This post is by Tadhg Kelly
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Editor’s note: Tadhg Kelly is a veteran game designer, creator of leading game design blog What Games Are and creative director of Jawfish Games. You can follow him on Twitter here.
There are regular people who like music on their phones and maybe listen to the radio or Spotify. For them, music is just a back track of daily life. Then there are interested people, who like good headphones, pay for a Spotify subscription or attend the occasional concert. Beyond these two groups lie the passionate 5%, the audiophiles. They follow bands, hunt down vinyl records, read blogs or magazines about music and spend serious coin on their habit.
In the games market the picture is surprisingly similar. You have the mildly interested who play free games on their phones and social networks and the moderately interested who buy one gaming machine and a couple of games over a few years. Then you have the self-described gamers, the ludophiles (ludo- as a general term means play). They follow franchises, hunt down retro cartridges, read blogs or magazines about games and spend serious coin on their habit.
What sets them apart is just as interesting. Music fans have no issue with the status of their medium. Music is art, music is cool, music is culture. Gaming fans, on the other hand, have lots of inferiority issues. A key dynamic that recycles is the idea of the game that proves that games are as good as movies. Last year that was The Walking Dead, so far this year it’s The Last of Us.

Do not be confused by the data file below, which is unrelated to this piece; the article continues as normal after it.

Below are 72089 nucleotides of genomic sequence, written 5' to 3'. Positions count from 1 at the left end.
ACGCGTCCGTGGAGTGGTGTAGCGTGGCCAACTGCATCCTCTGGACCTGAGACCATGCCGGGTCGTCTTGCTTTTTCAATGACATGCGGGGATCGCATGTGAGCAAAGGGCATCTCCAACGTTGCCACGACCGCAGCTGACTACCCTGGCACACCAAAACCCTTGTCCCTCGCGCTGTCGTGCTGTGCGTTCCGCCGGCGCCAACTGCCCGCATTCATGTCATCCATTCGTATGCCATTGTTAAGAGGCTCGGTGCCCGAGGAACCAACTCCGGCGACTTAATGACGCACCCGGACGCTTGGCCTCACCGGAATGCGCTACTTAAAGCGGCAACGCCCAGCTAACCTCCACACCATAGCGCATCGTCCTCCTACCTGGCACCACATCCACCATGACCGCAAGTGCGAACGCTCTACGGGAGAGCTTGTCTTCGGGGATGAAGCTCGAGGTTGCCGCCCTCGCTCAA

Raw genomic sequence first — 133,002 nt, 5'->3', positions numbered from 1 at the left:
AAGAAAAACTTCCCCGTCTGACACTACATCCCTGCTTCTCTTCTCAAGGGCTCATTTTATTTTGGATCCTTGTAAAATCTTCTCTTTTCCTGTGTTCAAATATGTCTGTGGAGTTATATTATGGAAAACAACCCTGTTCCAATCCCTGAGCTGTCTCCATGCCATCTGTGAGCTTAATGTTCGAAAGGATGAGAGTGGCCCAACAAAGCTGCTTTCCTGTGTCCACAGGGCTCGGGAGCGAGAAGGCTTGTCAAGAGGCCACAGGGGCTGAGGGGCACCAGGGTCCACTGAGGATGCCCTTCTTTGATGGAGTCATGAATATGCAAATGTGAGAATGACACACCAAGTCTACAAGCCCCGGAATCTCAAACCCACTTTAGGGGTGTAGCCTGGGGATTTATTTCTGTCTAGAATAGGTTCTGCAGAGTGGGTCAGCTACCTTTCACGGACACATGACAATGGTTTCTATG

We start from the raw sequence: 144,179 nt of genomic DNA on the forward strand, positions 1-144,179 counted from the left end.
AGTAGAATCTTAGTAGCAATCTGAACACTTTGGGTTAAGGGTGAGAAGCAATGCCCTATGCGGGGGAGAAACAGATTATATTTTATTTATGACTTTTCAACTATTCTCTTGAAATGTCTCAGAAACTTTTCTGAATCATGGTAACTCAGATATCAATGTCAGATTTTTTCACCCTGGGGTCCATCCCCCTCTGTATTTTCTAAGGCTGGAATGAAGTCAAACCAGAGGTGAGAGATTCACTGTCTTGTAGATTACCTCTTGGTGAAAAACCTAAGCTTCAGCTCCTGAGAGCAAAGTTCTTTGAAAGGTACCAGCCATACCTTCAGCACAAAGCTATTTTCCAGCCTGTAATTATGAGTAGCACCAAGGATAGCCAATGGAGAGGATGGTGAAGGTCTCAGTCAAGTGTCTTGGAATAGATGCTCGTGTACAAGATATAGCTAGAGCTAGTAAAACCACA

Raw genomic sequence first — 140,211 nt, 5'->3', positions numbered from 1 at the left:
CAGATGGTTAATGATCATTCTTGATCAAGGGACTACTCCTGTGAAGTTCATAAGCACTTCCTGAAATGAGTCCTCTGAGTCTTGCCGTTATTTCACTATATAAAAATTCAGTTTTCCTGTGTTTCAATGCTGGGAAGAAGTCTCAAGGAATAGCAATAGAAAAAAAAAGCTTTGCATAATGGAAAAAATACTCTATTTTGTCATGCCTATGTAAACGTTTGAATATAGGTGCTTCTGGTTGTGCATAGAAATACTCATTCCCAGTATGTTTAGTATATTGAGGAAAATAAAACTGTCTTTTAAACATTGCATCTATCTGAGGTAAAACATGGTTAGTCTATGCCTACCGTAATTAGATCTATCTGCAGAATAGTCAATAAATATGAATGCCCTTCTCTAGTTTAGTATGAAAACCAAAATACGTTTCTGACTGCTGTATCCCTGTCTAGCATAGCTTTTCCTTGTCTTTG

Another difference is the relationship with technology itself. Audiophiles are very much into both the sound and experience with their music. Formats like vinyl endure because audiophiles believe they sound better (whether they actually do is a question for the ages, but the point is that they believe it). Album art, memorabilia and visibility of collection are also important. History matters. So does the ability to pull out a greatest hit from 40 years and play it. Interoperability is key.
Gaming fans, on the other hand, tend to spend their money on the latest technology and forget interoperability. Backwards compatibility is generally not a strong motivator, with the most-dedicated preferring instead to own dozens of gaming machines and play the games of a certain year on the machines for which they were intended. A bit like if Universal Music Group didn’t just develop talent and publish music, but also made devices that could only play UMG music. Ludophiles are relatively comfortable doing this.
The really interesting thing about the ludophile mindset is the ways in which it doesn’t want games to change. Ludophiles do not like mobile games. They feel pretty ambivalent about tablet games. They regard that kind of future somewhat askance and prefer to cheer for stasis than progress. This is because they buy into the story of the medium itself. Games as a hobby are as much about participating in the story of the medium itself as having fun and playing games. To the true believer games are on an evolutionary path toward somewhere, a final destination of infinite perfection, and this is to be promoted and defended at all costs.
One of my favorite teaser trailers is the one for Halo 3 from 2006. It shows the Master Chief emerging onto a desert scene. He looks to his left and the shot pans out to reveal huge starships moving over to a basin. There is an ominous rumble, cracks appear in the landscape and megalithic doors rise up to reveal a bright light. The light reaches upwards in an awe-inspiring sight before the scene blanks out and we hear the line “This is the way the world ends.”
If you wanted to find a metaphor for how the ludophile views the threat against games, it’s a bit like this. It’s high dudgeon and drama and shouts of glee when changes are averted. The ludophile wants the amazing, the epic and the awesome. The Citizen Kane of gaming. But he also wants a console to be a console, a device with a type of controller that feels like it’s heading toward perfection. He’s not enamored of divergences from the path.